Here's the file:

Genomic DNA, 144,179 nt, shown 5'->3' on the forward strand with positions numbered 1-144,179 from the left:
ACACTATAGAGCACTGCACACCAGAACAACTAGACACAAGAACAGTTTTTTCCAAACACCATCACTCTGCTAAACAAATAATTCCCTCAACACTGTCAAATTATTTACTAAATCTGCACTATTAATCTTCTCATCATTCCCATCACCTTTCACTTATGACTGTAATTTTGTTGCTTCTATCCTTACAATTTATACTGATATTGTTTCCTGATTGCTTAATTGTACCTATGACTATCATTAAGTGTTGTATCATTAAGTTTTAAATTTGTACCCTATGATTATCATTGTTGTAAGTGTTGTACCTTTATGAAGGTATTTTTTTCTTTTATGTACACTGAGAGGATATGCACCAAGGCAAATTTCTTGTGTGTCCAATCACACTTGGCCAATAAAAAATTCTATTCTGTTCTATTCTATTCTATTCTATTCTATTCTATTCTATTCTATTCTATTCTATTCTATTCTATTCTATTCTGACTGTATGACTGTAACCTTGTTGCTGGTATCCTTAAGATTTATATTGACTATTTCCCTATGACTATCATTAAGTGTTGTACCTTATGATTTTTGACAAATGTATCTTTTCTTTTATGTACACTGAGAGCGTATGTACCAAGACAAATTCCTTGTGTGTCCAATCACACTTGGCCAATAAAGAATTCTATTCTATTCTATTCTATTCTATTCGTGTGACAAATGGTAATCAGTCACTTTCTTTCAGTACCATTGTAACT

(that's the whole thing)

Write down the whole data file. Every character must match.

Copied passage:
Genomic DNA, 144,179 nt, shown 5'->3' on the forward strand with positions numbered 1-144,179 from the left:
ACACTATAGAGCACTGCACACCAGAACAACTAGACACAAGAACAGTTTTTTCCAAACACCATCACTCTGCTAAACAAATAATTCCCTCAACACTGTCAAATTATTTACTAAATCTGCACTATTAATCTTCTCATCATTCCCATCACCTTTCACTTATGACTGTAATTTTGTTGCTTCTATCCTTACAATTTATACTGATATTGTTTCCTGATTGCTTAATTGTACCTATGACTATCATTAAGTGTTGTATCATTAAGTTTTAAATTTGTACCCTATGATTATCATTGTTGTAAGTGTTGTACCTTTATGAAGGTATTTTTTTCTTTTATGTACACTGAGAGGATATGCACCAAGGCAAATTTCTTGTGTGTCCAATCACACTTGGCCAATAAAAAATTCTATTCTGTTCTATTCTATTCTATTCTATTCTATTCTATTCTATTCTATTCTATTCTATTCTATTCTATTCTATTCTGACTGTATGACTGTAACCTTGTTGCTGGTATCCTTAAGATTTATATTGACTATTTCCCTATGACTATCATTAAGTGTTGTACCTTATGATTTTTGACAAATGTATCTTTTCTTTTATGTACACTGAGAGCGTATGTACCAAGACAAATTCCTTGTGTGTCCAATCACACTTGGCCAATAAAGAATTCTATTCTATTCTATTCTATTCTATTCGTGTGACAAATGGTAATCAGTCACTTTCTTTCAGTACCATTGTAACT